Lessons Learned During A Deep Clean 6

This is where you discuss the conditions of your crabitat -- temperature, humidity, substrate, decorating, etc.
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Lessons Learned During A Deep Clean 6

Post by JediMasterThrash » Fri Oct 06, 2006 10:48 pm

Please see my other post for pics and description of my new crabarium iteration. This post details lessons learned from my previous iteration.

First lesson, the most important, is about water quality. I’ve struggled with this a bit from the start. My first iteration, I had somewhat smaller pools, and I would fully clean them every week. That was my most successful crabarium, with only two deaths over 8 months. And this was despite the enormous amount of mold that grew on the wicker baskets that were half-buried under the moist sand. The next iteration I got the waterfall, which was impossible to clean. And then got a large pool with a table fountain in it, plus the waterfall. I thought that the constant circulation from the waterfalls would keep the water healthy, but I was quite wrong. I had a lot of deaths, especially the new delicate strawberries. So I got the 3-stage filters. The filters definitely kept the water cleaner. Even when dirty, it still smelled nice (as opposed to without the filters were dirty water smelt like rotten sewer). But the filters still aren’t enough. After about 3-4 months, crabs would start dying. It had to be the water. I think that you simply cannot cycle only 1/2 gallon of water. I think I read before during research that you need at least 5 gallons in order to maintain a cycled water system. So the upshot is, even with filters and clean water, you need to regularly completely clean the large pools. Especially since, even with the filters, the crabs simply poo faster than it can be filters. It’s amazing how much poo they can fling into the pools. And if you have coco-fiber substrate, whoo-wee!

In my last iteration, I didn’t have deaths for the first 4 months, and then suddenly started getting a couple a week. Then I started fully-cleaning out both pools (FYI, I always cleaned the filters once a week and replaced the carbon once a month) once a month, and after I started that, no more deaths.

The problem was that it was hard to clean out the pools. They’re in the back of the large tank, and half-buried in sand, and large and filled with water. Usually I wait until the water is low, empty what I can, them pull it all out, trying to be careful not to cave-in the sand-walls around the pools, and worried about disturbing crabs buried under the pools, and also having to re-level the pools, and hoping I don’t crush crabs when I put the pools back (the crabs digging would cause the pools to start leaning on the side or corner).

So, this time, as I explain in my other post, I put mugs under the pools to act as pillars. So now there’s a safe surface to place the pools on, without worrying about the crabs underneath. The pools are also up much higher now, since, as explained in my other post, I added mesh sides for climbing in and out. So there’s much less sand-wall on the sides. There’s a good 4+inches of depth under the pools now.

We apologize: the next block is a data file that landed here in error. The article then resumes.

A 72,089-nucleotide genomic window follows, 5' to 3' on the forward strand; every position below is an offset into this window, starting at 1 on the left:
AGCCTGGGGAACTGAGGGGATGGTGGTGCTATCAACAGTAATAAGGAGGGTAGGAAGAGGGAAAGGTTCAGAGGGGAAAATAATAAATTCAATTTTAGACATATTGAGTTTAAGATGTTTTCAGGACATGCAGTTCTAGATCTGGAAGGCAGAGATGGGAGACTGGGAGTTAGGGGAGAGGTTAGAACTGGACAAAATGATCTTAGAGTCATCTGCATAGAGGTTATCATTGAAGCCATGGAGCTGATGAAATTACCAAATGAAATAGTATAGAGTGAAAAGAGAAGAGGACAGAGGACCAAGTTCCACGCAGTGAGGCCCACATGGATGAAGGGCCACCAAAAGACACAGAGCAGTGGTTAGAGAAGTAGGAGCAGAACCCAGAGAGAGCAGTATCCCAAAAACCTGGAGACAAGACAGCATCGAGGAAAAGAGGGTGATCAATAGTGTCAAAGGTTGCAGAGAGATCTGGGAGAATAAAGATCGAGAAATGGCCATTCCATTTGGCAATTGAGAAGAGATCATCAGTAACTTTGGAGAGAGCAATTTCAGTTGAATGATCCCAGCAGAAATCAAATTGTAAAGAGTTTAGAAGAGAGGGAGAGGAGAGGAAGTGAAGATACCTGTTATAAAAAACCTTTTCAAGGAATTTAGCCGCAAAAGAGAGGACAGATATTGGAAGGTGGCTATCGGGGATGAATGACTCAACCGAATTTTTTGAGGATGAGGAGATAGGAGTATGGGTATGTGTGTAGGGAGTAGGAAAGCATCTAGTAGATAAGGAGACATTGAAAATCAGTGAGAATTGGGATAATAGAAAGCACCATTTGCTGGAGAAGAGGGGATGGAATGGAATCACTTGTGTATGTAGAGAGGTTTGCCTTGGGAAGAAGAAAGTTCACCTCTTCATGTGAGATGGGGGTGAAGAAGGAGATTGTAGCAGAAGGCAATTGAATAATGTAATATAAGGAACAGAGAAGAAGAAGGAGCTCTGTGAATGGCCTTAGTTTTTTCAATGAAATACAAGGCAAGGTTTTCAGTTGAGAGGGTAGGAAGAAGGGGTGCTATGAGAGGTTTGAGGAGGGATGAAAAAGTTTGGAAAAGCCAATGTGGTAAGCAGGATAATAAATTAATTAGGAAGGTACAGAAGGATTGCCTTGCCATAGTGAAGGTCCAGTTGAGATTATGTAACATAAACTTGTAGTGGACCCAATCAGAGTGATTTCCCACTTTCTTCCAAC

Second lesson, is about providing enough shelter on the surface. I went into detail in my other post, but my tanks had been getting rather sparse on the surface, and I’d been seeing much less of my crabs. They’d stay buried, or hiding in the bonsai. Usually just a few regulars who always enjoyed climbing on the waterfall and waited every night to be first in line for food would always be out. I figured that the problem is not enough shelter on the surface. They had to hide underground or behind the few shelters they had, and didn’t feel secure enough to be out and around the tank more often. So this time I added much more shelters on the surface. I put the two Chinese temples on the surface, plus a fake hollow-log, plus a real half-log, plus a hollow cork log, plus the bonsai, all on the surface. I’ve decided that jumbos and larger crabs are fully capable of climbing under or over things, so I shouldn’t worry as much about making sure there’s enough girth for them everywhere. And crabs prefer to bury by digging under something anyway, so I don’t need open sand for that. I also added real moss beds for them to bury into, and I doubled the amount of fake-plants in the crabitat so they have more security even when they’re out climbing around. I also put a wicker thing on the second level that has many hiding places in it.

The moss is also for the thought that strawberries or other crabs that have trouble molting might have an easier time being able to bury into a softer surface substrate than deep down into the sand.

Third lesson: I think crabitats need more daily variation in temp and humidity. In their natural habitat, the temperature will range 30 degrees from day to night, and relative humidity 25%. I think it’s completely unnatural to give them 24/7 of 78o and 75%. So this time, I placed both one of my night-glo fixtures (2x25w) along with the 15w repti-glo 5.0 fixture on the same day/night timer. So they’ll get 115w during the day and only 50w at night. The difference in radiation will chance humidity as well as it changes how fast it evaporates water from the pools, and of course relative humidity changes as a function of temperature too.

Forth lesson: No mold! There wasn't any mold anywhere at all in the tank, and I had cholla in direct contact with moist substrate for 7 months. It has to be some combination of the heat/lights, and the fresh airflow from the tropicair humidifiers. I think having higher temperatures and lights is really a main factor in keeping the mold from growing.

Stuck-up, half-witted, scruffy-looking crab-herder since '92.